Cure Sword once again is depicted fantastically as Cure Sword rather than Makoto Kenzaki. Unlike the visual representation of her distance from the rest of the girls, her feelings regarding her relationship with the Trump Kingdom is explicit in her direct dialogue with the rest of the group. The majority of her lines throughout the show are highly disapproving and at times hostile in nature. Her first line at the beginning of the episode contrasts nicely with the first lines spoken by the other girls in the same scene at the Solitaire antique shop:
Rikka: There’s so much to ask, I don’t know where to begin!
Alice: So you know about Ai and the Royal Crystals?
Mana: Is it true that you’re the princess’s fiancé?
Makoto: I never heard a word of this from the princess!
Sword’s line comes a little bit later than the three girls who spout their reactions at once when they are prompted to ask Jonathan anything about his backstory. She is at once hostile and threatened in her position as Ann’s guardian. Compare this to her confrontation with Regina at the beginning of episode 16. When Regina appears to the group of girls, requesting friendship with Mana, she essentially threatens Makoto’s tumultuously developing relationship with the group, prompting Makoto to transform to her more natural form, Cure Sword, forcing Makoto to retreat to her comfort zone. What makes Sword’s role in this particular episode so enthralling is that she is emotionally threatened once again, but this time in her most natural persona. As Cure Sword, her relationship with Marie-Ange is brought into question, and on top of the difficulty that she faces with regards to the fall of the Trump Kingdom, she perceives herself to have lost everything at this point.
This is what makes her reactions to the situation through her dialogue remarkably efficient in its delivery because of the weight of her situation and her inability to reconcile her feelings with that of Jonathan’s. They are both separated from an individual that means so dearly to them, and they are both deprived of the opportunity to be with Marie-Ange physically. This manifests into Sword’s insecurities as she shows her wavering faith in reuniting with the Princess, which resonates emotionally with Jonathan after he tells his story of his lover. They both wish to meet the Princess again, and the only other constant other than Jonathan’s unpredictable actions is his unwavering love for Ann and his faith in the PreCure. It’s how he is able to “show the way” for them as Mana describes, and it’s how he is able to reach out to a rival of love and rekindle Sword’s desire to save the Trump Kingdom. When asked if his story was enough to reassure her that they will meet with the Princess again, Makoto responds with an emotionally resounding yes.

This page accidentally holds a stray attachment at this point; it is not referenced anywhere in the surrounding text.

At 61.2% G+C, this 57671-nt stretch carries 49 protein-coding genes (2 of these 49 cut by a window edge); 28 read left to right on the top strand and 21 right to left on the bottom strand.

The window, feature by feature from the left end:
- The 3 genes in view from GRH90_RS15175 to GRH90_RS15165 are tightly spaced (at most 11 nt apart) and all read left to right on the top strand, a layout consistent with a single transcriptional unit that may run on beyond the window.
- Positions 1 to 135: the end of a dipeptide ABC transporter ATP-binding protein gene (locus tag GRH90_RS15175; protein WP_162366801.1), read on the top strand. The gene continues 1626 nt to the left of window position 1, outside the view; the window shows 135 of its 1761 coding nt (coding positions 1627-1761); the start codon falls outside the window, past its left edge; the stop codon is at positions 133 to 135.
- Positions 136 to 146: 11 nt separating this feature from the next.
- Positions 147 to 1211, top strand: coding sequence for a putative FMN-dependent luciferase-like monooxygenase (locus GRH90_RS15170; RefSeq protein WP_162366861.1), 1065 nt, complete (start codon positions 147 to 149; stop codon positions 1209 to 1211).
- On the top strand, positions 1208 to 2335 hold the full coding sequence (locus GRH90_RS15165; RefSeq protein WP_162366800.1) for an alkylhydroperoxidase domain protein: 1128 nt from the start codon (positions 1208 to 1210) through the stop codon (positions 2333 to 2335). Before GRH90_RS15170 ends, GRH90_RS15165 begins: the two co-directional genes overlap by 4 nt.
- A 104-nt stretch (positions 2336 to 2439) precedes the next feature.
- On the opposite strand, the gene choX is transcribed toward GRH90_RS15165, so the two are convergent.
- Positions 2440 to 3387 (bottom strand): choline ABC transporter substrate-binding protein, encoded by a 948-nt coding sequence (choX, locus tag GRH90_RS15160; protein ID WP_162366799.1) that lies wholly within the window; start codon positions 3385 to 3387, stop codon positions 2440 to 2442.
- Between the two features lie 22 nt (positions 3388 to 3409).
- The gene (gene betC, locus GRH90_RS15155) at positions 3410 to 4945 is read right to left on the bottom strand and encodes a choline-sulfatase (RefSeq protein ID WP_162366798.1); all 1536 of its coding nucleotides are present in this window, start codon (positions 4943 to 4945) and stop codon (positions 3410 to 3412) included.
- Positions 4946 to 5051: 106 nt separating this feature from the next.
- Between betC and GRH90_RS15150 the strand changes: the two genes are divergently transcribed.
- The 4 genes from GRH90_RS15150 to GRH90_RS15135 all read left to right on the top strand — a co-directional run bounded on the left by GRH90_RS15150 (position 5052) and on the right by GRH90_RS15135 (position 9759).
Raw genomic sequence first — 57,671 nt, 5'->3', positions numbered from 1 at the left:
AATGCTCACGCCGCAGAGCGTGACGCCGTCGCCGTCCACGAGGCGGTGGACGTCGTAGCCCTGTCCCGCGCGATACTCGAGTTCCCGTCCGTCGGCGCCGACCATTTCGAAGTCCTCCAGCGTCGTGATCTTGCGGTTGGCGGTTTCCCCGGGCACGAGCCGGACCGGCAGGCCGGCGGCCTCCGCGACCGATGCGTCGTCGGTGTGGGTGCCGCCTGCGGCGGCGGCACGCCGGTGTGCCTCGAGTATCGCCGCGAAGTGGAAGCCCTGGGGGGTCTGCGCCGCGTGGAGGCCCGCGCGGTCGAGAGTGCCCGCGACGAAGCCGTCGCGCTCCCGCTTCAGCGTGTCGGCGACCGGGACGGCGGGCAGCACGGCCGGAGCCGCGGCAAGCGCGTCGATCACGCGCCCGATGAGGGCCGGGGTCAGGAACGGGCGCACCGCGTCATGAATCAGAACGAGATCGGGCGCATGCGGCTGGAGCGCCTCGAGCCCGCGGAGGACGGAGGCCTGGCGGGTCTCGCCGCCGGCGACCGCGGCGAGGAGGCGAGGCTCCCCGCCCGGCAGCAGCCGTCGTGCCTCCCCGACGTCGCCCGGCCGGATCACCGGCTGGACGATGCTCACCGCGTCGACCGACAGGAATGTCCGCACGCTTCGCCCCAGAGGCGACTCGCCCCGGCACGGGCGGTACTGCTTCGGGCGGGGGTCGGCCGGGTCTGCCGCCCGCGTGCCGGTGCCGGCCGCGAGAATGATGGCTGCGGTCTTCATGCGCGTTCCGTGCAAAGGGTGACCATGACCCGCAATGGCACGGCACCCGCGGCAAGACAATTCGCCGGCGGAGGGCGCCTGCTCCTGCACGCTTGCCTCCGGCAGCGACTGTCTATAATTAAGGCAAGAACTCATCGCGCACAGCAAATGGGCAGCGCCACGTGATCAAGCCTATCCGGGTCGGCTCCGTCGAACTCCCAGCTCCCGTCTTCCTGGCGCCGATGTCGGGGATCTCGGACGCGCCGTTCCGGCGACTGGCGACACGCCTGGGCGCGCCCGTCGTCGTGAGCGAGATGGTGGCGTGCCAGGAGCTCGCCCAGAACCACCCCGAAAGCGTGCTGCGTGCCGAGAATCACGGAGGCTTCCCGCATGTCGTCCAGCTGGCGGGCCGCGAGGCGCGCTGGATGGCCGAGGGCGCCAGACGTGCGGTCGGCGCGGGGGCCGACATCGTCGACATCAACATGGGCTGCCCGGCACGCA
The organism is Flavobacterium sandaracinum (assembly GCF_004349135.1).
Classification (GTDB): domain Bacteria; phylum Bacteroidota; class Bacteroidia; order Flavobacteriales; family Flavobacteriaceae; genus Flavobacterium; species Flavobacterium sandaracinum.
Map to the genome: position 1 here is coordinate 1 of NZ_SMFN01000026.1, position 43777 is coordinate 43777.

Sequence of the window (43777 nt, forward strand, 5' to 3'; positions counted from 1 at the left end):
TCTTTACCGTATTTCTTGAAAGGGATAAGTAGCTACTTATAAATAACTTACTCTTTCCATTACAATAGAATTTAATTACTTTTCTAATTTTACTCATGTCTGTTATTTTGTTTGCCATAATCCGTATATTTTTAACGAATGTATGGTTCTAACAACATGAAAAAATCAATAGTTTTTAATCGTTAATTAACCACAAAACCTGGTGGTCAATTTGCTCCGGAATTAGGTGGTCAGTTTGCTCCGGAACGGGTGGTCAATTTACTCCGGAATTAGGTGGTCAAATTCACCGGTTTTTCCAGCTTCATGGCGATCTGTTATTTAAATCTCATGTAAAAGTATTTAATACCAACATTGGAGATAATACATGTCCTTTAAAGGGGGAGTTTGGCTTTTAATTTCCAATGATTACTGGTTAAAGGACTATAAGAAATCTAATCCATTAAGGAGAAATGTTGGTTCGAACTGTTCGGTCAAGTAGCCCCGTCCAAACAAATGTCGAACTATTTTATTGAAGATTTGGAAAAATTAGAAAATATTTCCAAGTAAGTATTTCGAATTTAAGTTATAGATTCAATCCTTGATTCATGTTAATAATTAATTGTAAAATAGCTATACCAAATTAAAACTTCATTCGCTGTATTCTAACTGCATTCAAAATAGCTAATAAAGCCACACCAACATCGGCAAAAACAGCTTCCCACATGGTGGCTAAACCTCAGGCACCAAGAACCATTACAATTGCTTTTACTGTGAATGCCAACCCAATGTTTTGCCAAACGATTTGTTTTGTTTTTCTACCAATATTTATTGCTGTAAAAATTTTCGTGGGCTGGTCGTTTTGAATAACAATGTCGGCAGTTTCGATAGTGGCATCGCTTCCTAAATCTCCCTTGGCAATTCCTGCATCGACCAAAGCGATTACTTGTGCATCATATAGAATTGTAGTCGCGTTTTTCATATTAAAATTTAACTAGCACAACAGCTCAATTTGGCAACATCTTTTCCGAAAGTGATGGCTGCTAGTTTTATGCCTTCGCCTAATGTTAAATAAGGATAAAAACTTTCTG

Dokidoki is trying to say a lot of things at once with the myriad of plot details that it has introduced so far. How exactly it will manage to tie them smoothly with each other as the series continues remains to be seen; even with a successful resolution of every single plot point (not too likely), there is still meaning to be found in individual moments and episodes such as these. This episode spoke to me about how distance in a romantic relationship is a cruel catch-22; the unfortunate distance that prevents two people from loving each other more can only be conquered by the patience and kindness that can only be found in love itself. Despite this, the strength that Jonathan shows is an entirely different one than that of a PreCure. Even though we are not shown his full abilities as a knight of the Trump Kingdom, his greatest strength is his unwavering faith that he will one day reunite with his most beloved. I shall be meeting mine soon enough, and even though it will only be for a brief moment, I have an unshakable feeling that this meeting will kindle me with the hope that one day I will become someone capable of exercising that patience and kindness that will allow me to overcome such daunting distances.
Jonathan, you are a wonderful human being, and you deserve all the love in the world from your Ann. I wish you all the best.